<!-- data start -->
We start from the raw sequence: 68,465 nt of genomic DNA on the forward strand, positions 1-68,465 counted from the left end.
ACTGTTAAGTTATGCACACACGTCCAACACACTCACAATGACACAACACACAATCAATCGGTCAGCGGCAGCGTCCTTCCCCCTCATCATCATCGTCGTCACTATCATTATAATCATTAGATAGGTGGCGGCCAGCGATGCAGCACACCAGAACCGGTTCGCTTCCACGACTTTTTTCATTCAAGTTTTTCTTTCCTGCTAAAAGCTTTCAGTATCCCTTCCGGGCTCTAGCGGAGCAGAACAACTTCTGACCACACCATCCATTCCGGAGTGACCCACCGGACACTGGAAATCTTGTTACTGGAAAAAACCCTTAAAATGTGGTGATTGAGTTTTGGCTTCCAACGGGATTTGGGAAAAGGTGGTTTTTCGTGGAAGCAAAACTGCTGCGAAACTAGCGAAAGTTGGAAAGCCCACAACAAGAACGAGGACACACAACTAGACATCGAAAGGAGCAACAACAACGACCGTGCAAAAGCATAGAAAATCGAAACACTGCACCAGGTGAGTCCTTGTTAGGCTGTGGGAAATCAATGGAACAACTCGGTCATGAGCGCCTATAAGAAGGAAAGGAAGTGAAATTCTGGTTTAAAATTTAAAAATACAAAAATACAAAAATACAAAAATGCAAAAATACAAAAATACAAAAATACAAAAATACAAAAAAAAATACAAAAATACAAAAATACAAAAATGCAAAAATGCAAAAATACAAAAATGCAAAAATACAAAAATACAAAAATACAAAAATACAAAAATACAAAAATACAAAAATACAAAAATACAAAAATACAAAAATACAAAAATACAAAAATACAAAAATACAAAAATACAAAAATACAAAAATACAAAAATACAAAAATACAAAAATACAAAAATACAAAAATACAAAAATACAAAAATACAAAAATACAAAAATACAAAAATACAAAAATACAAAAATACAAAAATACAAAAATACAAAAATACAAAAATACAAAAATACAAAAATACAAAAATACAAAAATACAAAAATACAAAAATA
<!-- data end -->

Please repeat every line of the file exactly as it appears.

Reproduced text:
We start from the raw sequence: 68,465 nt of genomic DNA on the forward strand, positions 1-68,465 counted from the left end.
ACTGTTAAGTTATGCACACACGTCCAACACACTCACAATGACACAACACACAATCAATCGGTCAGCGGCAGCGTCCTTCCCCCTCATCATCATCGTCGTCACTATCATTATAATCATTAGATAGGTGGCGGCCAGCGATGCAGCACACCAGAACCGGTTCGCTTCCACGACTTTTTTCATTCAAGTTTTTCTTTCCTGCTAAAAGCTTTCAGTATCCCTTCCGGGCTCTAGCGGAGCAGAACAACTTCTGACCACACCATCCATTCCGGAGTGACCCACCGGACACTGGAAATCTTGTTACTGGAAAAAACCCTTAAAATGTGGTGATTGAGTTTTGGCTTCCAACGGGATTTGGGAAAAGGTGGTTTTTCGTGGAAGCAAAACTGCTGCGAAACTAGCGAAAGTTGGAAAGCCCACAACAAGAACGAGGACACACAACTAGACATCGAAAGGAGCAACAACAACGACCGTGCAAAAGCATAGAAAATCGAAACACTGCACCAGGTGAGTCCTTGTTAGGCTGTGGGAAATCAATGGAACAACTCGGTCATGAGCGCCTATAAGAAGGAAAGGAAGTGAAATTCTGGTTTAAAATTTAAAAATACAAAAATACAAAAATACAAAAATGCAAAAATACAAAAATACAAAAATACAAAAATACAAAAAAAAATACAAAAATACAAAAATACAAAAATGCAAAAATGCAAAAATACAAAAATGCAAAAATACAAAAATACAAAAATACAAAAATACAAAAATACAAAAATACAAAAATACAAAAATACAAAAATACAAAAATACAAAAATACAAAAATACAAAAATACAAAAATACAAAAATACAAAAATACAAAAATACAAAAATACAAAAATACAAAAATACAAAAATACAAAAATACAAAAATACAAAAATACAAAAATACAAAAATACAAAAATACAAAAATACAAAAATACAAAAATACAAAAATACAAAAATACAAAAATACAAAAATACAAAAATACAAAAATACAAAAATACAAAAATA